Readers' Services

The Readers’ Services staff can help you find specific materials and can offer reading suggestions. Please phone (847) 448-8620 for assistance. Use Novelist, to find reviews, reading guides, and reading lists for fiction lovers.

Complete Poems

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Parker, Dorothy. Complete Poems. 1999. (811.52 Parke.D)

My colleague Russ Johnson's call for poetry in April (for EPL's "Off the Shelf" blog) pushed me to check out poets I hadn't read before, Parker among them.  I knew her only from her irritated New Yorker quips and essays.  This collection has some of that spirit, but also wonderfully musical pieces, some of them almost sentimental. Still, the best stuff is rendered in Parker's unlucky-in-romance voice, such as this short piece called "Comment": Oh, life is a glorious cycle of song, / A medley of extemporanea; / And love is a thing that can never go wrong; / And I am Marie of Roumania.  (Jeff B., Reader's Services)

 

The Burgess Boys

titleStrout, Elizabeth. The Burgess Boys. 2013. (Fiction Strou.E)

You can't go home again. Or, rather, as Elizabeth Strout counters in her most recent novel, you can't leave home...not really. Nor can you be unaffected by family turmoil no matter how far away you move. When teenage Zach, living with his divorced mom Susan in the tiny, claustrophobic town of Shirley Falls, Maine, gets himself into a maelstrom of trouble with the law and his community, Tim and Bob Burgess, his two uncles, must suddenly pay attention to the sister and hometown they have tried not to think about or bother with too much as they live their comfortable (Tim) or get-along (Bob) lives in New York. Both are lawyers--Tim is take-charge, sure of what to do; Bob is more the hand-holder type, never quite sure what to do, but more willing to just be there for everyone. Long-ago a family tragedy set these three siblings on the paths to their current lives and the way they view each other. Strout's skill at reeling out the story and the fine touch she uses in developing her characters makes this book a pleasure to read.

(Barbara L., Reader's Services)

   

The Signature of All Things

titleGilbert, Elizabeth. The Signature of All Things. 2013. (CD Fiction Gilbe.E)

I listened as I walked and I often walked a lot farther than I had originally intended. Juliet Stevenson's voice is soothing and powerful, lending a hypnotic aura to a compelling tale of self-discovery and scientific discovery. It is the age of reason and Alma Whitaker, born to the richest man in Philadelphia in 1800, is immersed in studies of the classics and of the natural world. Alma's driving force is her curiosity, her need to know why and how. She craves love, too, but, unlike her beloved mosses which she can pin under a microscope, she cannot pin down the right man. Alma's life and adventures cover a good part of the nineteenth century and the known world and we're privileged to accompany her on her journey.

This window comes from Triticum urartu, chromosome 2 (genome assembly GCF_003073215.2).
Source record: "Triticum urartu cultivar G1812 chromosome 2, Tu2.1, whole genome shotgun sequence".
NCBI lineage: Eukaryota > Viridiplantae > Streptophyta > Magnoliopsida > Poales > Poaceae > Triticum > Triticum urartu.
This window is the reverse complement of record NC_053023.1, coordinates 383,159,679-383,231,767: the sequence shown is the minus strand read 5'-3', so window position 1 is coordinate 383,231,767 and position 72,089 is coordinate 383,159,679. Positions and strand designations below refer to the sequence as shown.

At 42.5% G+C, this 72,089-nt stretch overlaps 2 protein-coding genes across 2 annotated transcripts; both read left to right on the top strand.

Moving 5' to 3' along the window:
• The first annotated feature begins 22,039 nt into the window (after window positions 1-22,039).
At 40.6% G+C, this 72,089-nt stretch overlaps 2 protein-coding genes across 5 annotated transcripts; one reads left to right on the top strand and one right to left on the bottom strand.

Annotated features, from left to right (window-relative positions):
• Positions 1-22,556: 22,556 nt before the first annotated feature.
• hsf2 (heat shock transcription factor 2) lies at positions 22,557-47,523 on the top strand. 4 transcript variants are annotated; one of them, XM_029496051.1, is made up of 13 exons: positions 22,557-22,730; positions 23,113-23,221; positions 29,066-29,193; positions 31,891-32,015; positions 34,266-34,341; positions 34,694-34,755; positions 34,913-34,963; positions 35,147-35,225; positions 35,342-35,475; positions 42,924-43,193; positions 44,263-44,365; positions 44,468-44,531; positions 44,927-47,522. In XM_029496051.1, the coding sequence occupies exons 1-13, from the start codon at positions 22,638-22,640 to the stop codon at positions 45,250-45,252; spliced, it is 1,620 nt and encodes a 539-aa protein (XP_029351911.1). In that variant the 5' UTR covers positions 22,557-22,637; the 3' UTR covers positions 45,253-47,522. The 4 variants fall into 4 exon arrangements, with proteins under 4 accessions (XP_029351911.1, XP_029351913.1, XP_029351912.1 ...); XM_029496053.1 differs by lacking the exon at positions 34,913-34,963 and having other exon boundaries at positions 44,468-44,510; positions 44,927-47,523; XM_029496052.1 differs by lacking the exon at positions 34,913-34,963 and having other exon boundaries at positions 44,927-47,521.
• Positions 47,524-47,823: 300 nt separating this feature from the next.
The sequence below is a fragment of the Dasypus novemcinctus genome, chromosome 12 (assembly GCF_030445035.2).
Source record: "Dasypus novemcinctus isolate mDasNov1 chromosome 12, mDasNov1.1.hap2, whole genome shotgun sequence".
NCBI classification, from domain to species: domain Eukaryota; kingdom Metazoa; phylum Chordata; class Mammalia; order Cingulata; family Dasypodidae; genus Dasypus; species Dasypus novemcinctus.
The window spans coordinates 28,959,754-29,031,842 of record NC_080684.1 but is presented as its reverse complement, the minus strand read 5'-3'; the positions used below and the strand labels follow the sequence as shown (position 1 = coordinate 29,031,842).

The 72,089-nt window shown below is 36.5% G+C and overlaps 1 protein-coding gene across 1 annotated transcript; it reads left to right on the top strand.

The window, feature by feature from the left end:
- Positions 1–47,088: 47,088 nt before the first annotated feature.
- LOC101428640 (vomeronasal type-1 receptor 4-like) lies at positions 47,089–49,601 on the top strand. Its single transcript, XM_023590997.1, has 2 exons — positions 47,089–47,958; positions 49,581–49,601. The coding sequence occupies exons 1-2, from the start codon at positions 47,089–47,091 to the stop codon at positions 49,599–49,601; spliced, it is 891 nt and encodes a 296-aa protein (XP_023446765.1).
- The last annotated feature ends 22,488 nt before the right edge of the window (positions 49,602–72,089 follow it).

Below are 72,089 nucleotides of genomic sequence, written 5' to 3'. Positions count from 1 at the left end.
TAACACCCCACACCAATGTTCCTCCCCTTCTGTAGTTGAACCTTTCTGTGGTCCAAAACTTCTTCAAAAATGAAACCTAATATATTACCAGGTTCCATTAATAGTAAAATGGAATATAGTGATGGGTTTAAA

(Nancy E., North Branch)

 

   

Rabid

titleWasik, Bill and Murphy, Monica. Rabid: A Cultural History of the World's Most Diabolical Virus.  2012. (614.563 Wasik.B)

Growing up in the 50s, in a "little houses" development near some empty land that became prairie-like in the summer, one thing that could drive us kids to cowering in our houses was word that a rabid dog was roaming the neighborhood. Sometimes it was just a rumor; sometimes the police drove through the streets warning residents that there really was a sick dog around. And once, there was a kid who was bitten by a suspected rabid dog, and we agonized vicariously over the horrid series of shots (in his stomach!) he had to get. So, naturally this book caught my attention.

Read more: Rabid

   

Silver People

titleEngle, Margarita. Silver People. 2014. (YA Fiction Engle.M)

Sad prose poetry, poignant and colorful, marks the story of the building of the Panama Canal from the points-of-view of the imported laborers, the indigenous people, a few of the bosses, and the natural inhabitants of the forest: the trees; frogs; birds; monkeys. Mateo is eleven, fleeing a brutal father in Cuba when he falls for the false advertisements put out by the building company. The laborers try to hang on to their dignity while working under brutal conditions for a company that pits nationality against nationality, white against non-white, class against class. Mateo, who loves to draw, meets an herbalist, a brave and gentle native girl, and befriends Henry, a Jamaican digger. They bring solace to each other in this beautiful but dangerous place.

(Nancy E., North Branch)

   

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